One of the most endearing features of Australian rock is its tendency to look after its own.
Bands don’t seem to have a use-by date and their fate and future is generally left in their own power rather than the hands of a fickle fan base that would rather discard the old and usher in the new according to trends and fashions.
Because of this, Australia currently has a high percentage of bands still doing the rounds that started as far back as the 1980s, with none of them showing any signs of musical decay.
Amongst those bands are The Poor, a band who started in Darwin back in 1986 as The Poor Boys and are still slaying crowds today all over the country from their Gold Coast home base.
To continue this legacy of honour and respect The Poor have embarked on a tour seeing them play AC/DC’s legendary ‘Back In Black’ album from start to finish in celebration of the album’s 40th anniversary.
“It’s exciting and also very humbling,” vocalist and founding member Skenie said.
“Back In Black is one of those albums that… apart from one other album, it’s my favourite album of all time. When I was a kid that album shaped me as a musician as it did all of us pretty much. We just wanted to have a go and do it our way and show that we can do that shit.”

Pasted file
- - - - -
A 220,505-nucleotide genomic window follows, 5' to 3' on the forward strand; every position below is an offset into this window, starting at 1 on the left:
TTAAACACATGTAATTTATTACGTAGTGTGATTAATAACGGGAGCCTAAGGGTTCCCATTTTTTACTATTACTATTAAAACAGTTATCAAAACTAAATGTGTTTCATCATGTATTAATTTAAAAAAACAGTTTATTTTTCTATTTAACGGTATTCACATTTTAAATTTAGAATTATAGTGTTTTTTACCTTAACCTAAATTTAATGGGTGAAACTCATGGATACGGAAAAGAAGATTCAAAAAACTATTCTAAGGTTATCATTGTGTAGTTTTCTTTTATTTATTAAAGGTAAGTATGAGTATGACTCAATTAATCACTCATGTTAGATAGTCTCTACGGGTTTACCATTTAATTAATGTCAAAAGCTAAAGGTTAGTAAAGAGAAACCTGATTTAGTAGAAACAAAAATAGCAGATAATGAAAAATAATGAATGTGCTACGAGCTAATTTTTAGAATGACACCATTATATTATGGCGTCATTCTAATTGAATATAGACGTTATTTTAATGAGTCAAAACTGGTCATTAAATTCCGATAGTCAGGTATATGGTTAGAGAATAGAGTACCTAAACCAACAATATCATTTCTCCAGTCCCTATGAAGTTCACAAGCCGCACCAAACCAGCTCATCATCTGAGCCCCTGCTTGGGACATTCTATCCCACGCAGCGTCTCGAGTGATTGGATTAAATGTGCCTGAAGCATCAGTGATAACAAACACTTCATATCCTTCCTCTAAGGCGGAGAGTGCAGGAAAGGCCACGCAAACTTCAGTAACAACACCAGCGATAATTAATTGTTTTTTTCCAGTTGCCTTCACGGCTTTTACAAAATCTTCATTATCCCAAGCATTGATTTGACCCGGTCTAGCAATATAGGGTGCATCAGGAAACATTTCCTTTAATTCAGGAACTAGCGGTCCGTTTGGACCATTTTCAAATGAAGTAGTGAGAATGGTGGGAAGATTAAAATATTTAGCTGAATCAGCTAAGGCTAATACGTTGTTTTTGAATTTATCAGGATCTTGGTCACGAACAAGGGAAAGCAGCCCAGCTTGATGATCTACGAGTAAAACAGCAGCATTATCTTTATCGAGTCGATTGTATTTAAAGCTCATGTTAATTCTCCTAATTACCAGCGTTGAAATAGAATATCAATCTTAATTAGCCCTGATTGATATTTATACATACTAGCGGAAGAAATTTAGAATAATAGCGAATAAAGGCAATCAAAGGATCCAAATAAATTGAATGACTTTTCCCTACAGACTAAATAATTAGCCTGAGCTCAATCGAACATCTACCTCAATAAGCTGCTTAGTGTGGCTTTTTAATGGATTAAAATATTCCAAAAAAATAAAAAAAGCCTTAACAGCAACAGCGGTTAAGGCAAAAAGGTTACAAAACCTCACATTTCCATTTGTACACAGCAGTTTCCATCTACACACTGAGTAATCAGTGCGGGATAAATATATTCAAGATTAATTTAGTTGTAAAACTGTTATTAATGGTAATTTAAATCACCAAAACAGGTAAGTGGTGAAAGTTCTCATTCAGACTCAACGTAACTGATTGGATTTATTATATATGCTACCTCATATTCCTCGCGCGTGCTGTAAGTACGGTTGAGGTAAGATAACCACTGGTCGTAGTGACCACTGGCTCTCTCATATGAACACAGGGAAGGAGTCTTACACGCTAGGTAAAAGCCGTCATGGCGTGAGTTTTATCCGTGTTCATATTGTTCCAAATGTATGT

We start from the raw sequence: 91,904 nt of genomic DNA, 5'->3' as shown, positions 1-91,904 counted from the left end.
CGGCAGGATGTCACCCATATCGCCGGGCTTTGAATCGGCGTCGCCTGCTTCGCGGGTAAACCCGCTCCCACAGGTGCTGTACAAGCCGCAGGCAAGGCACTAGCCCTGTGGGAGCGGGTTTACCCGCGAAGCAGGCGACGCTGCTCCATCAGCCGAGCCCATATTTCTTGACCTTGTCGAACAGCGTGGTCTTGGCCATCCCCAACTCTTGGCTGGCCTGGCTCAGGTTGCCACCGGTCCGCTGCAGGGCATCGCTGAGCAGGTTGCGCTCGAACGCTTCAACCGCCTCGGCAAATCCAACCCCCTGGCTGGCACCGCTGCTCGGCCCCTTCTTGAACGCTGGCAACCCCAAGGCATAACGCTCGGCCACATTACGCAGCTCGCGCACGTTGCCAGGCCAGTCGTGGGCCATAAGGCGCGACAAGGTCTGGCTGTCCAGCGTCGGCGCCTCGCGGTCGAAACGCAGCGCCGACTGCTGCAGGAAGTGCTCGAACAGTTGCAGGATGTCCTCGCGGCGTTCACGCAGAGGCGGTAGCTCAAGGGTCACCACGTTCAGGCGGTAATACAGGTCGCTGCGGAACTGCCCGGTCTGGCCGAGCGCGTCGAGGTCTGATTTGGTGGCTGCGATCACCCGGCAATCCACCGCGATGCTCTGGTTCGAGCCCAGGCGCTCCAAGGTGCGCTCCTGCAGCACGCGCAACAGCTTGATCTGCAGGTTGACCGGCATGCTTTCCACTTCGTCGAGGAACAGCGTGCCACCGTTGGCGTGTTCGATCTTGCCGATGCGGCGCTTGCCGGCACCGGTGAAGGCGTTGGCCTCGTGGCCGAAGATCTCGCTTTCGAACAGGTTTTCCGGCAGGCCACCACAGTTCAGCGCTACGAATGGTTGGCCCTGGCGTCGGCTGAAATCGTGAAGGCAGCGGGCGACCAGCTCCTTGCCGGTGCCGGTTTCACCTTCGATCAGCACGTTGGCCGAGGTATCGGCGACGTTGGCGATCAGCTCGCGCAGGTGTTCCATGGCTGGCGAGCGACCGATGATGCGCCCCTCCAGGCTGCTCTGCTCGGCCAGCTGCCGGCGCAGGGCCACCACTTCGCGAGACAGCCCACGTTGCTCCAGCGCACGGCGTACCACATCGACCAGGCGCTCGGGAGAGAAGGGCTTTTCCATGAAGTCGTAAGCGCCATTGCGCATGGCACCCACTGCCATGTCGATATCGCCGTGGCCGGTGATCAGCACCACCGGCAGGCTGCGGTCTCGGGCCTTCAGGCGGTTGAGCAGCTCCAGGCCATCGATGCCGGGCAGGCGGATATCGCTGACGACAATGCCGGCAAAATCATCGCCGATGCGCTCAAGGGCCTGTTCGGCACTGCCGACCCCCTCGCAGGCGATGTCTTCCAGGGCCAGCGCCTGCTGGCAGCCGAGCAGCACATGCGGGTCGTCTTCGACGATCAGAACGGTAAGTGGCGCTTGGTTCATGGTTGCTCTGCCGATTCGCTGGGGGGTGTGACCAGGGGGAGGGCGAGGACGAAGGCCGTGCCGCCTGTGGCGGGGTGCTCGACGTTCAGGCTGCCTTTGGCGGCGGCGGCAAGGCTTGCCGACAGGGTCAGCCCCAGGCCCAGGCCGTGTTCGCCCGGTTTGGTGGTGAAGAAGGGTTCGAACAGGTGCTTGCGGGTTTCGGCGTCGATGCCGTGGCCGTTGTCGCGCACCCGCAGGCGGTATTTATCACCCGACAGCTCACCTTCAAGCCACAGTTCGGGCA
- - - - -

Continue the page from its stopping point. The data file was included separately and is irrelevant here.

When Skenie belts out the infamous words to ‘Back In Black’, “Hell’s Bells’ and ‘You Shook Me All Night Long’ he will do so with the blessing of the band themselves, with Brian Johnson himself in awe of The Poor and particular their frontman when the Australian hard rock outfit supported AC/DC through the U.S and Australia on the 1996 Ballbreaker tour.
“We started playing that tour in Nashville,” Skenie recalled, “and it was about the third gig in and I noticed Brian was standing on side of the stage for the whole gig. When I walked offstage I went downstairs and there was heaps of our friends down the bottom and I got down there and Brian grabbed me and said (in his best Scottish voice) ‘listen, son, if I ever get the flu can ya fucken throw in for me?’ (laughs) And I just said my oath!”
Despite their already phenomenal success by that tour, Skenie looks back on the time spent with AC/DC with fondness and a slight glint in his eye.
“They were all awesome people,” he affirmed. “I remember we were in Indiana or somewhere like that and there was a Sears – they are sort of like K-Mart but massive – and we were walking around Sears and went into a $2 shop and I’m walking around and looking at the black t-shirts on a carousel and I get around the other side and there’s Malcolm Young spinning through the $2 rack and I said what are you doing here? You could buy this shop (laughs) and he goes ‘you get all the best bargains in here Skenie.’ It was a pisser.”